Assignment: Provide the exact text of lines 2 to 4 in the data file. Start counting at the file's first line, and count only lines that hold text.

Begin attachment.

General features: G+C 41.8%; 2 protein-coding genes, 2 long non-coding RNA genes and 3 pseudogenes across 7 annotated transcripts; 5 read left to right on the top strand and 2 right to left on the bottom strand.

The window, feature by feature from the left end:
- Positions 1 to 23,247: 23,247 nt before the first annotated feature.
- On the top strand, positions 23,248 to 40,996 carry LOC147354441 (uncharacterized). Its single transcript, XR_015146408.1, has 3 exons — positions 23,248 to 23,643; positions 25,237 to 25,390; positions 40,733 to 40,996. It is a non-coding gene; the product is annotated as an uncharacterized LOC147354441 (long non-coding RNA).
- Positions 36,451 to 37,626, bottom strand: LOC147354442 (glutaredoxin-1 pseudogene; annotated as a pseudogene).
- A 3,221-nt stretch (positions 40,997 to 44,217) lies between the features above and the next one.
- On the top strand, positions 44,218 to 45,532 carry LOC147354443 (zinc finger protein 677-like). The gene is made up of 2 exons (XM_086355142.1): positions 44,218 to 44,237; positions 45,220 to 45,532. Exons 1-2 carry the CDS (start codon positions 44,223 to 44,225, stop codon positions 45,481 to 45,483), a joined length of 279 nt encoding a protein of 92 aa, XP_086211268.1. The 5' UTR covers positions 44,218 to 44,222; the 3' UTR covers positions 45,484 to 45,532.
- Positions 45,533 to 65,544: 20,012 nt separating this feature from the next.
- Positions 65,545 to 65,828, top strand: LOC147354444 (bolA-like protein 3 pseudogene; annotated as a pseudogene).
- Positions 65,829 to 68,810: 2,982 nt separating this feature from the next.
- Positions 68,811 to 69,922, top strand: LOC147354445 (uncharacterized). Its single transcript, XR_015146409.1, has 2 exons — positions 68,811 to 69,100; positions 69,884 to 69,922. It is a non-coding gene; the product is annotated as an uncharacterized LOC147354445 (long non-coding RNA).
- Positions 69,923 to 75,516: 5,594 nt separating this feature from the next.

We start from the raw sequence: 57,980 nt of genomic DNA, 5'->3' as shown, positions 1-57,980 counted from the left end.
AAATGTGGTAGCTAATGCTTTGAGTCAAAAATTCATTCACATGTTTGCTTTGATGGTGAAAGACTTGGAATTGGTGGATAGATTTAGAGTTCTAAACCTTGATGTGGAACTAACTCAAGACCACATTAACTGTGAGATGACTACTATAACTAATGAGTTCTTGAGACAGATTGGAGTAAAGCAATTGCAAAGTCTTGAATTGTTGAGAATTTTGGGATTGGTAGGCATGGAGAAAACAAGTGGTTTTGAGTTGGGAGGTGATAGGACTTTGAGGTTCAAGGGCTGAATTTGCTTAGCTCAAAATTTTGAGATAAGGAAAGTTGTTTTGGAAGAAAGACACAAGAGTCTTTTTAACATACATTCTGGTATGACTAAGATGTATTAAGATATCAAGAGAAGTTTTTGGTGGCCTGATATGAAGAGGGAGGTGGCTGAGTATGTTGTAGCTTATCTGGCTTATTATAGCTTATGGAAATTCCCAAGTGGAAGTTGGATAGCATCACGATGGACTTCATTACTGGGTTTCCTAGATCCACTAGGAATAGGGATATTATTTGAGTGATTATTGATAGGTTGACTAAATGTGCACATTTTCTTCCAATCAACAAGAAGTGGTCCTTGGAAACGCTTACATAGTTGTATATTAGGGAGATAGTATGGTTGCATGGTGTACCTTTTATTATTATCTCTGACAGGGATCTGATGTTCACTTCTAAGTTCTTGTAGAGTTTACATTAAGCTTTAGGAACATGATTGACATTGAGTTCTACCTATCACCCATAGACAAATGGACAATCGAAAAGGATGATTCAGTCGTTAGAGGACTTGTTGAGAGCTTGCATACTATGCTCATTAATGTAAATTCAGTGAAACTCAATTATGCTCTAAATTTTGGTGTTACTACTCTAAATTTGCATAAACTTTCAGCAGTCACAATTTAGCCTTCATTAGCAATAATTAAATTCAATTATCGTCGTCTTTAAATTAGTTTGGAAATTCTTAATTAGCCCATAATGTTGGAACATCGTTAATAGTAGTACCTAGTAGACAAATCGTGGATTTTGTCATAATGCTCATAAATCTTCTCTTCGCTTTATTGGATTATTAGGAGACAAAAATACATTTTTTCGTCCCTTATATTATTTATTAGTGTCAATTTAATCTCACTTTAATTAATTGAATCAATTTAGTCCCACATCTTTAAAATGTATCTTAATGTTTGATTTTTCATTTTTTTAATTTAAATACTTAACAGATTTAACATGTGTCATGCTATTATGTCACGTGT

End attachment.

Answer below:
The window, feature by feature from the left end:
- Positions 1 to 23,247: 23,247 nt before the first annotated feature.
- On the top strand, positions 23,248 to 40,996 carry LOC147354441 (uncharacterized). Its single transcript, XR_015146408.1, has 3 exons — positions 23,248 to 23,643; positions 25,237 to 25,390; positions 40,733 to 40,996. It is a non-coding gene; the product is annotated as an uncharacterized LOC147354441 (long non-coding RNA).